Friday, April 30, 2010

"Chelsea Chelsea Bang Bang" by Chelsea Handler

When I started this book, I found myself wondering why I'd wanted to read it. I even went back to my review of her previous work, "Are You There Vodka? It's Me, Chelsea", wondering if I'd liked it (I had mixed feelings). Luckily, I stuck with it, and it proved to be much funnier than said previous book.

The first two entries in CCBB are all about Chelsea and her childhood. "The Feeling" describes her learning how to pleasure herself at a slumber party (they keep their clothes on because actually touching yourself is dirty). "When Life Hands You Lemons" is all about her quest to get the perfect Cabbage Patch Doll, specifically trying to not only convince her parents to buy the doll but going into explicit detail exactly which doll she wants. These two entries are my least favorite, almost causing me to give up on the book. I'm not sure why I don't like her descriptions of her childhood (and yes, I know they're not entirely true, that she's being sarcastic, etc); I just don't find them funny, let alone mildly humorous.

Then we get to "Grey Gardens" and the book takes off. Chelsea is alone in the apartment, her boyfriend (and boss) Ted having gone away for the weekend, and rather than be productive, she chooses to spend her days wallowing in bed watching bad TV movies. I can totally relate to that! OK, I tend to sit on my couch in my PJs, but you get the idea. This much more amusing chapter is followed by "Dudley", a bulldog that plays into a huge practical joke her said boyfriend. I loved this chapter - a great joke, fabulous co-conspirators, and just super funny. I do feel sorry for Ted, though, as I'm also one of those people cursed with friends who can lie to me with straight faces about outrageous things and I will completely believe in their sincerity.

"Wedding Chopper" is an amusing scene at a wedding of one of Chelsea's friends, followed by the hysterical chapter "Black-on-Black Crime". Chels has asked her driver and friend Sylvan to go on vacation with her, Ted, and some other friends to Turks and Caicos. "Chocolate Chunk" as he's affectionately dubbed is a large black man in need of some good love, according to our girl. They have some general hijinks, then meet two "Mocha Mamas", Feliqua and Wendy, who also happen to be very, very drunk. Things go downhill quickly but in the most amusing way. Good stuff.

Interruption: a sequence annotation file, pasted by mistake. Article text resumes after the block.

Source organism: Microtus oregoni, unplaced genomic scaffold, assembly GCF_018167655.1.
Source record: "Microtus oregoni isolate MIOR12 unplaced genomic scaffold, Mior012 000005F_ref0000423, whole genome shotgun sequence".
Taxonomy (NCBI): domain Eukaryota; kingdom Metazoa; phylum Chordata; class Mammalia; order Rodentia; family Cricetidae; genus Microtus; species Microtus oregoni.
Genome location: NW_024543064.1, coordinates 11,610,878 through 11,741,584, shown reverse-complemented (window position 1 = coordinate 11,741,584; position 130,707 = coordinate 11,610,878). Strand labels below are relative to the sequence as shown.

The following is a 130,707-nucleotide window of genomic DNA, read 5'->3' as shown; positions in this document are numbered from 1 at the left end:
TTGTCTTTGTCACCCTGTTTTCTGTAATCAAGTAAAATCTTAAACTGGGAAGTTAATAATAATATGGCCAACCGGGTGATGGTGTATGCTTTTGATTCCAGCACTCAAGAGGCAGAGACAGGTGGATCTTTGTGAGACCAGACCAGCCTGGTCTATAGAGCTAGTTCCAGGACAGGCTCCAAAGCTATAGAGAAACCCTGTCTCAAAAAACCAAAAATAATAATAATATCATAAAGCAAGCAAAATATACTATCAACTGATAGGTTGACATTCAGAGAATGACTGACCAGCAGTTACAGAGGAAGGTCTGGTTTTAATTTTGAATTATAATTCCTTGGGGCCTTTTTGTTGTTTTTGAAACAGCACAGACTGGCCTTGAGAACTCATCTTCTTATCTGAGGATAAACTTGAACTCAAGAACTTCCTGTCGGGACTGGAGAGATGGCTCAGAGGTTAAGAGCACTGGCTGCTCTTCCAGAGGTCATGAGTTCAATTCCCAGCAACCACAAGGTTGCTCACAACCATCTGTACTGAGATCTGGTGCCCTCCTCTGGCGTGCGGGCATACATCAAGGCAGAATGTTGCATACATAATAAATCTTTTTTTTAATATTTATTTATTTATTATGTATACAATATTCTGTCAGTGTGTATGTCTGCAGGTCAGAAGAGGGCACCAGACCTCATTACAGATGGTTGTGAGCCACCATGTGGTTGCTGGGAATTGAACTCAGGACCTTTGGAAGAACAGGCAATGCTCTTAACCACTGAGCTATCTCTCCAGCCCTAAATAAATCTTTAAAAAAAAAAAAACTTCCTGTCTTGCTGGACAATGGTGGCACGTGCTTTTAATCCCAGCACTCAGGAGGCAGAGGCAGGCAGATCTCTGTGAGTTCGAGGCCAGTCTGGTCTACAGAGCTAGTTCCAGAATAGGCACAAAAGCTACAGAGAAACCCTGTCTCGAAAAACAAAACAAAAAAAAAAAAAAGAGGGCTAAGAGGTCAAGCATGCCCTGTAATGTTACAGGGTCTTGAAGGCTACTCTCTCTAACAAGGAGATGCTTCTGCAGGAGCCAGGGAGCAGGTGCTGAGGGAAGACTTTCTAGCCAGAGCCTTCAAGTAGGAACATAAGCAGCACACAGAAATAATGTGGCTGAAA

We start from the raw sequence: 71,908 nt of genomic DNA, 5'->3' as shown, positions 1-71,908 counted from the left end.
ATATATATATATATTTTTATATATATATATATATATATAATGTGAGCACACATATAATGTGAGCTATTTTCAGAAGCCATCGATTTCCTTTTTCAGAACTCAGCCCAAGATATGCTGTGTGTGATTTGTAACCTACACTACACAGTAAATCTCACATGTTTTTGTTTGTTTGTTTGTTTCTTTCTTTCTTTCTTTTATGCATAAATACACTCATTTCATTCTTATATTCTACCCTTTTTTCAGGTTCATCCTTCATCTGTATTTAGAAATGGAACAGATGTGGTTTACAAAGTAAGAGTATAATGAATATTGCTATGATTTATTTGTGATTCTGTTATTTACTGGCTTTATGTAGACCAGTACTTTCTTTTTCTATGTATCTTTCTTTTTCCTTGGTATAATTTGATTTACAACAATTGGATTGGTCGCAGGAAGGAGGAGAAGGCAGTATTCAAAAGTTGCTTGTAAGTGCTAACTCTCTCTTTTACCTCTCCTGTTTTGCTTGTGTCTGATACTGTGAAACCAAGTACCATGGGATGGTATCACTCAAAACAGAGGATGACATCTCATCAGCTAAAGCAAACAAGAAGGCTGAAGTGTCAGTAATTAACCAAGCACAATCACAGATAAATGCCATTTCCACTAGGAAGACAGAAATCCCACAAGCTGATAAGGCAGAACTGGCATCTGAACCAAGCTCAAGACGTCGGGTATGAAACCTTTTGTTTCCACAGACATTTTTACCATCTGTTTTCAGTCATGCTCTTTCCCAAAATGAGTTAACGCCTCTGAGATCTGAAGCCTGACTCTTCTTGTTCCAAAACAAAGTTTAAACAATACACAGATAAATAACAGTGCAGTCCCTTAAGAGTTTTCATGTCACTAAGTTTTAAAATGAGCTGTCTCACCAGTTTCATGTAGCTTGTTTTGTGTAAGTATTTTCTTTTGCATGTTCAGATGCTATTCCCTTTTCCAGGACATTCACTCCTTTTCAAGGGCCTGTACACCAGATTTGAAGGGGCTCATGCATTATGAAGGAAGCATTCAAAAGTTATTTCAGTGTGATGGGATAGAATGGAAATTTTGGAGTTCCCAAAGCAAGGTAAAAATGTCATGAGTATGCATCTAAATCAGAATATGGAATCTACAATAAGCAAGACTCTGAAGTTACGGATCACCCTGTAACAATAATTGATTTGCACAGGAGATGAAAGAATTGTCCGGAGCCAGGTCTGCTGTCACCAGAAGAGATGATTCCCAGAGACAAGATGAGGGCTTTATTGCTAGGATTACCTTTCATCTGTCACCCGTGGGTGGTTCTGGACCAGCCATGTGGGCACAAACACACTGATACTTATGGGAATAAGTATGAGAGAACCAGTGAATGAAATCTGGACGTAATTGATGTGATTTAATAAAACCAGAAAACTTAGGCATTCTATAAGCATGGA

"Dear A**hole" is a letter addressed to Chelsea's dad, Melvin (aka Platypus and Popsicle to his kids), from a very disgruntled renter. Seems Dad left the Martha's Vineyard beach house a complete disaster zone, then charged $7900 for a week's rental to this group of twelve. With parents like this, who need enemies? Dad makes a repeat appearance in the next story, "The Suspect", as the kids try to convince him to sell the house. This is told through emails between the siblings and it's a riot. Highly recommend this story.

Finally we get to "Chunk", the story of how Chelsea got her beloved dog (he's on the cover of the book with her in a most suggestive pose). If you like dogs, you'll like the story. Heck, even if you're not a dog lover, you'll like the story.

Overall, I would give this a definite recommend. Just skip the first two stories (unless you like that sort of humor) and enjoy the rest!

Tuesday, April 27, 2010

May 3rd, 2010 releases

It's been a while since I've tried to keep you up-to-date on the newest releases, hasn't it? I find myself with a few blissfully quiet moments, and since there are some (hopefully) good books coming out next month, I wanted to try to get back into the "new release" habit. Without further ado, let's look at next week, shall we?

Week of May 3
"Dead in the Family" by Charlaine Harris continues the tales of our beloved Sookie Stackhouse. This is the 10th title in the series, and hopefully this will be better than the last book. Looks like Eric is going to play a bigger part in this book, which is just fine with me. Unfortunately, it seems that his relationship with Sookie is going to be scrutinized by the new Vampire King, plus Eric's maker is going to show up in Bon Temps. There's also the issue of the weres going public, something that won't be welcomed by most humans, so you know that's going to get messy. And Sookie's fairy cousin, Claude, comes knocking at her front door looking for a place to live. Hmmm..... that sounds like an awful lot of stuff going on again, doesn't it? And that was my main complaint about the previous entry, too many plot lines for that small a book, not to mention way more violence than normal. I still plan to read this, though, just hoping it's not a horrible mishmash.

"Blue-Eyed Devil" by Robert B. Parker is the 4th book in his Virgil Cole and Everett Hitch series. And in case you hadn't heard (or read it here), Parker is no longer with us, having passed away from an apparent heart attack earlier this year. So this will probably be the final book in the series; the odd thing was that I was under the impression that this was always supposed to be a trilogy. Maybe he wanted to write about these characters more, or maybe he caved to his fans who couldn't get enough of them - either way, enjoy while you can.